Toward the end of the 19th century, poverty and political estrangement with Spain led to a small but significant uprising in 1868 known as "El Grito de Lares The uprising was easily and quickly crushed. Leaders of this independence movement included Ramón Emeterio Betances, considered the "father" of the Puerto Rican nation, and other political figures such as Segundo Ruiz Belvis. Later, another political stronghold was the autonomist movement originated by Roman Baldorioty de Castro and, toward the end of the century, by Luis Múñoz Rivera. In 1897, Múñoz Rivera and others persuaded the liberal Spanish government to agree to a Charters of Autonomy for Cuba and Puerto Rico. The following year, Puerto Rico's first, but short-lived, autonomous government was organized. The charter maintained a governor appointed by Spain, who held the power to annul any legislative decision he disagreed with, and a partially elected parliamentary structure.

On July 25, 1898 at the outbreak of the Spanish–American War, Puerto Rico, being a colony of Spain, was invaded by the United States of America with a landing at Guánica. Spain was forced to cede Puerto Rico, along with Cuba and the Phillippines, to the United States under the Treaty of Paris (1898) [1]. The twentieth century began under the military regime of the United States with officials, including the governor, appointed by the President of the United States. In 1917, the Jones-Shafroth Act approved by the United States Congress granted Puerto Ricans U.S. citizenship. Natural disasters and the Great Depression impoverished the island. Some political leaders demanded change; some, like Pedro Albizu Campos, would lead a nationalist (The Puerto Rican Nationalist Party) movement in favor of independence. He would eventually die by what he claimed was a conspiracy set in place by the U.S. Federal Government. Múñoz Rivera initially favored independence, but saw a severe decline of the Puerto Rican economy, as well as growing violence and uprisings, at the hands of the U.S. government and opted to create the "commonwealth" option as an eventual stepping stone to full independence.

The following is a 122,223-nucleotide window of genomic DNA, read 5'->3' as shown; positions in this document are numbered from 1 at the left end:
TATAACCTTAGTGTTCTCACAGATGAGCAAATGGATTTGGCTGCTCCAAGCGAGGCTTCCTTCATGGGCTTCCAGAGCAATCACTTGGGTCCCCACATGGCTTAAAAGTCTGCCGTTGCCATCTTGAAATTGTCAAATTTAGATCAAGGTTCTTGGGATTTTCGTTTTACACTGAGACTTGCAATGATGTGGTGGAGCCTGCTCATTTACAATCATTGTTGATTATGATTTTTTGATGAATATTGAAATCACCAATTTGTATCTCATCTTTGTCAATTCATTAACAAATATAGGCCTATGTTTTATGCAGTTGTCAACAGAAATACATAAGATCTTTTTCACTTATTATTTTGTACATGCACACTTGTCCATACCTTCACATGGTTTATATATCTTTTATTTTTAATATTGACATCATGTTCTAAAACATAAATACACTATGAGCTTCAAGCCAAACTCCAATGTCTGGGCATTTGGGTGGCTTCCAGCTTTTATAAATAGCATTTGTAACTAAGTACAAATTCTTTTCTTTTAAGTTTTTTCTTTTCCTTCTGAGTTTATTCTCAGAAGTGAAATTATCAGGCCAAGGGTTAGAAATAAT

Luis Múñoz Marín, first democratically elected governor of Puerto RicoChange in the nature of governance of the island came about during the latter years of the Roosevelt–Truman administrations, as a form of compromise spearheaded by Luis Múñoz Marín and others, and which culminated with the appointment by President Harry S. Truman in 1946 of the first Puerto Rican-born governor, Jesús T. Piñero. In 1948, the United States granted the right to democratically elect the governor of Puerto Rico. Luis Múñoz Marín would become the first elected governor of Puerto Rico.

On November 1, 1950, Puerto Rican nationalists Griselio Torresola and Oscar Collazo attempted to assassinate President Harry S. Truman. In response, Truman allowed for a genuinely democratic referendum in Puerto Rico to determine the status of its relationship to the United States [2].

Puerto Rico adopted its own constitution in 1952 which adopted a commonwealth relationship with the United States [3][4]. During the 1950s Puerto Rico experienced a rapid industrialization, with such projects as Operation Bootstrap which aimed to industrialize Puerto Rico's economy from agriculture-based into manufacturing-based.

Present-day Puerto Rico has become a major tourist destination and a leading pharmaceutical and manufacturing center. Still, Puerto Rico continues to struggle to define its political status. A number of plebiscites have been held in recent decades to decide whether Puerto Rico should request independence, enhanced commonwealth status, or statehood. Narrow victories by commonwealth supporters over statehood advocates have not yielded substantial changes in the relationship between the island and the United States. However, commonwealth--which once had the support of well over 75% of the voting population--now has less than 50% support. This decrease has been met with an expanded support for statehood for the island, with both groups holding an equal share of support. The independence ideal, once the second leading ideology on the island in the general elections, is now supported by 3–6% of the voting population.